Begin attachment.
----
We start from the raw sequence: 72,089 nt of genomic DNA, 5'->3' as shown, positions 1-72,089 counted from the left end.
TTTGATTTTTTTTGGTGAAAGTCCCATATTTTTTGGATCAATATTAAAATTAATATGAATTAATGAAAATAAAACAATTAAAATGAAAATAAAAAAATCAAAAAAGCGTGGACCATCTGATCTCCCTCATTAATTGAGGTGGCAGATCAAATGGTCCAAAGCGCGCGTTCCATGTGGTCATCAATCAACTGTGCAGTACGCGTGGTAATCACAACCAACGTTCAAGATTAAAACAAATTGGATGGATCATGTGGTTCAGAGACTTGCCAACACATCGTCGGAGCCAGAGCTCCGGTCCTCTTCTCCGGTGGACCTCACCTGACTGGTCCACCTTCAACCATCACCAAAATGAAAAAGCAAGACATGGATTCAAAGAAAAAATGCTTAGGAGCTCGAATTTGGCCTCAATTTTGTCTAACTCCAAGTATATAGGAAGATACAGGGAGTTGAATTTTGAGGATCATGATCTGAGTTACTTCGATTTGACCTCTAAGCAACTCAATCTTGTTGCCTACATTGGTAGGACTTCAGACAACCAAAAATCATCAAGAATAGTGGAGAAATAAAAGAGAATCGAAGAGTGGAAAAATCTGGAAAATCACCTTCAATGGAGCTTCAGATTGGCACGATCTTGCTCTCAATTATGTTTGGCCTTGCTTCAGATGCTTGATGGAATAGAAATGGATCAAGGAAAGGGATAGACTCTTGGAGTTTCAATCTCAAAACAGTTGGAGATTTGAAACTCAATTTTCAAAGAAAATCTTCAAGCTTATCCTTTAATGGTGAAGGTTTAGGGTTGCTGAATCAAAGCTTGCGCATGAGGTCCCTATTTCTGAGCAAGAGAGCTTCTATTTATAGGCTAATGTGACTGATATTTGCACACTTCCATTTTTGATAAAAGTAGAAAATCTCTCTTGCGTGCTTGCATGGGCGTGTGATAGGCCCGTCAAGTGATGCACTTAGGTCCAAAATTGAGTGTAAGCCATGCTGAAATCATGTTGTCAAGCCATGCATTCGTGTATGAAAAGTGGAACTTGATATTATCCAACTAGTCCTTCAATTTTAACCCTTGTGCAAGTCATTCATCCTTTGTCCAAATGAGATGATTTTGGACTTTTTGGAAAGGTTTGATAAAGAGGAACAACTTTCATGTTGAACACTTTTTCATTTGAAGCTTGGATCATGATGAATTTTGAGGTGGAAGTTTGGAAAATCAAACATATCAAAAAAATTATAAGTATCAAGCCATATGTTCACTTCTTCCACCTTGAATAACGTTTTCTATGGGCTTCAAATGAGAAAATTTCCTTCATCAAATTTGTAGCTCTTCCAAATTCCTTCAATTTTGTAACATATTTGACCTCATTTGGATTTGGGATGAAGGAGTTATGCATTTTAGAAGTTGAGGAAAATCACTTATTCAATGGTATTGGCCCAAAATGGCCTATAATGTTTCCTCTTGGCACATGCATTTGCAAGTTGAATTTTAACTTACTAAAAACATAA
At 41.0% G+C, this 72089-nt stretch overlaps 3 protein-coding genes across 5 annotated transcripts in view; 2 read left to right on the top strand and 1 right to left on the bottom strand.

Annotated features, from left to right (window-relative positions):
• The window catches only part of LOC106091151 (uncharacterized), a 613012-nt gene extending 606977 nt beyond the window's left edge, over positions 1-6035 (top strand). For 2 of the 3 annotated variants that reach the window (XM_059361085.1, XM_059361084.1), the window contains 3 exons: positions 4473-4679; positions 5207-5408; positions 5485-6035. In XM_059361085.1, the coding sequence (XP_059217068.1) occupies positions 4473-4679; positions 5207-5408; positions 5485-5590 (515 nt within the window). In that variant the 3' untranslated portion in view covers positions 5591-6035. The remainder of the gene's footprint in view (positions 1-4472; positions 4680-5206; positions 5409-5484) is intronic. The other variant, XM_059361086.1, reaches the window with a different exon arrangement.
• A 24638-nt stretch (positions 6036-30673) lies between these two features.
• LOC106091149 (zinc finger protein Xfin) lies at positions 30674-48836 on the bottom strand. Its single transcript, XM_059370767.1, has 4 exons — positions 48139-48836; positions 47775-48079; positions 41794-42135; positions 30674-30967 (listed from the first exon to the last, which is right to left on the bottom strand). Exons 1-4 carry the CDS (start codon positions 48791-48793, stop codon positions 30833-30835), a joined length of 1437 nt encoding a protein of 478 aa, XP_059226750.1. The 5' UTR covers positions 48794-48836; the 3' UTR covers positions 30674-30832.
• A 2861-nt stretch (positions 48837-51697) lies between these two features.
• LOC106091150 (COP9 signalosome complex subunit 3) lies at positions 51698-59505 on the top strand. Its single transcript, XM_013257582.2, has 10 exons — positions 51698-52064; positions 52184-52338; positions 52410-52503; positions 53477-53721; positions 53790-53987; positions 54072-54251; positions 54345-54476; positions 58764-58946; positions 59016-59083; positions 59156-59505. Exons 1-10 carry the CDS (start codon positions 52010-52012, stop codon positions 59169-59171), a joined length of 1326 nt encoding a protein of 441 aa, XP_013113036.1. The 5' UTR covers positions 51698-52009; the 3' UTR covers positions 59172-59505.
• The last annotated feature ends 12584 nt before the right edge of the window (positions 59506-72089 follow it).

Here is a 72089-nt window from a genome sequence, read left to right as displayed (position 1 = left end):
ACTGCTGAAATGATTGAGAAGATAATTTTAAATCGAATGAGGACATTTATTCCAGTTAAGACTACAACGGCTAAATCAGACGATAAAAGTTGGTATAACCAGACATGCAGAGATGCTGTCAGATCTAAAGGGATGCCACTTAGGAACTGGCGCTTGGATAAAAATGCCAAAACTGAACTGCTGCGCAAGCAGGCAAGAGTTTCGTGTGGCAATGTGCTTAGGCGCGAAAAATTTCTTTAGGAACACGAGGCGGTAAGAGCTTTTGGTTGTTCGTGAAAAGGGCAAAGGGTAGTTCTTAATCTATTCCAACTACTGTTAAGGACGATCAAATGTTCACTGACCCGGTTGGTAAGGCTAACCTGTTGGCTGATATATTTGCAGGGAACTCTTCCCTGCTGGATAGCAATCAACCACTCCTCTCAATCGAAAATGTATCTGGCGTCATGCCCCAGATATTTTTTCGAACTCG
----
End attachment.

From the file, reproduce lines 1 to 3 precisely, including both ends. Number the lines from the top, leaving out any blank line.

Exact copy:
We start from the raw sequence: 72,089 nt of genomic DNA, 5'->3' as shown, positions 1-72,089 counted from the left end.
TTTGATTTTTTTTGGTGAAAGTCCCATATTTTTTGGATCAATATTAAAATTAATATGAATTAATGAAAATAAAACAATTAAAATGAAAATAAAAAAATCAAAAAAGCGTGGACCATCTGATCTCCCTCATTAATTGAGGTGGCAGATCAAATGGTCCAAAGCGCGCGTTCCATGTGGTCATCAATCAACTGTGCAGTACGCGTGGTAATCACAACCAACGTTCAAGATTAAAACAAATTGGATGGATCATGTGGTTCAGAGACTTGCCAACACATCGTCGGAGCCAGAGCTCCGGTCCTCTTCTCCGGTGGACCTCACCTGACTGGTCCACCTTCAACCATCACCAAAATGAAAAAGCAAGACATGGATTCAAAGAAAAAATGCTTAGGAGCTCGAATTTGGCCTCAATTTTGTCTAACTCCAAGTATATAGGAAGATACAGGGAGTTGAATTTTGAGGATCATGATCTGAGTTACTTCGATTTGACCTCTAAGCAACTCAATCTTGTTGCCTACATTGGTAGGACTTCAGACAACCAAAAATCATCAAGAATAGTGGAGAAATAAAAGAGAATCGAAGAGTGGAAAAATCTGGAAAATCACCTTCAATGGAGCTTCAGATTGGCACGATCTTGCTCTCAATTATGTTTGGCCTTGCTTCAGATGCTTGATGGAATAGAAATGGATCAAGGAAAGGGATAGACTCTTGGAGTTTCAATCTCAAAACAGTTGGAGATTTGAAACTCAATTTTCAAAGAAAATCTTCAAGCTTATCCTTTAATGGTGAAGGTTTAGGGTTGCTGAATCAAAGCTTGCGCATGAGGTCCCTATTTCTGAGCAAGAGAGCTTCTATTTATAGGCTAATGTGACTGATATTTGCACACTTCCATTTTTGATAAAAGTAGAAAATCTCTCTTGCGTGCTTGCATGGGCGTGTGATAGGCCCGTCAAGTGATGCACTTAGGTCCAAAATTGAGTGTAAGCCATGCTGAAATCATGTTGTCAAGCCATGCATTCGTGTATGAAAAGTGGAACTTGATATTATCCAACTAGTCCTTCAATTTTAACCCTTGTGCAAGTCATTCATCCTTTGTCCAAATGAGATGATTTTGGACTTTTTGGAAAGGTTTGATAAAGAGGAACAACTTTCATGTTGAACACTTTTTCATTTGAAGCTTGGATCATGATGAATTTTGAGGTGGAAGTTTGGAAAATCAAACATATCAAAAAAATTATAAGTATCAAGCCATATGTTCACTTCTTCCACCTTGAATAACGTTTTCTATGGGCTTCAAATGAGAAAATTTCCTTCATCAAATTTGTAGCTCTTCCAAATTCCTTCAATTTTGTAACATATTTGACCTCATTTGGATTTGGGATGAAGGAGTTATGCATTTTAGAAGTTGAGGAAAATCACTTATTCAATGGTATTGGCCCAAAATGGCCTATAATGTTTCCTCTTGGCACATGCATTTGCAAGTTGAATTTTAACTTACTAAAAACATAA
At 41.0% G+C, this 72089-nt stretch overlaps 3 protein-coding genes across 5 annotated transcripts in view; 2 read left to right on the top strand and 1 right to left on the bottom strand.